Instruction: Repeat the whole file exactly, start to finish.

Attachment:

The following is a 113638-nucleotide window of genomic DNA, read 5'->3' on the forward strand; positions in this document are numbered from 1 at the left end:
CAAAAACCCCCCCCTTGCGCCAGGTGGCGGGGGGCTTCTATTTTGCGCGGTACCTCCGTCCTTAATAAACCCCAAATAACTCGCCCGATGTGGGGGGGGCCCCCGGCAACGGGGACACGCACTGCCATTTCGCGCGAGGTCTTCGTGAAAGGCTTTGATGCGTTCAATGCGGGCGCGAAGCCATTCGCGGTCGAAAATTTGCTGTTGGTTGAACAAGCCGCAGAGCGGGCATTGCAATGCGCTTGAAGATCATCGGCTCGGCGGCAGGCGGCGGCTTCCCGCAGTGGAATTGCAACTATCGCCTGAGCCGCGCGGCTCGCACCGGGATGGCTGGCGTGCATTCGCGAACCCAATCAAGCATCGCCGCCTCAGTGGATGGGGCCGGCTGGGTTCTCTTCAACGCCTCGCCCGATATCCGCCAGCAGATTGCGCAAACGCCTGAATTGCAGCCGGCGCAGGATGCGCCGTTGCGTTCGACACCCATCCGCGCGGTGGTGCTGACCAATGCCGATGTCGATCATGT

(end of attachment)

The following is a 113638-nucleotide window of genomic DNA, read 5'->3' on the forward strand; positions in this document are numbered from 1 at the left end:
CAAAAACCCCCCCCTTGCGCCAGGTGGCGGGGGGCTTCTATTTTGCGCGGTACCTCCGTCCTTAATAAACCCCAAATAACTCGCCCGATGTGGGGGGGGCCCCCGGCAACGGGGACACGCACTGCCATTTCGCGCGAGGTCTTCGTGAAAGGCTTTGATGCGTTCAATGCGGGCGCGAAGCCATTCGCGGTCGAAAATTTGCTGTTGGTTGAACAAGCCGCAGAGCGGGCATTGCAATGCGCTTGAAGATCATCGGCTCGGCGGCAGGCGGCGGCTTCCCGCAGTGGAATTGCAACTATCGCCTGAGCCGCGCGGCTCGCACCGGGATGGCTGGCGTGCATTCGCGAACCCAATCAAGCATCGCCGCCTCAGTGGATGGGGCCGGCTGGGTTCTCTTCAACGCCTCGCCCGATATCCGCCAGCAGATTGCGCAAACGCCTGAATTGCAGCCGGCGCAGGATGCGCCGTTGCGTTCGACACCCATCCGCGCGGTGGTGCTGACCAATGCCGATGTCGATCATGT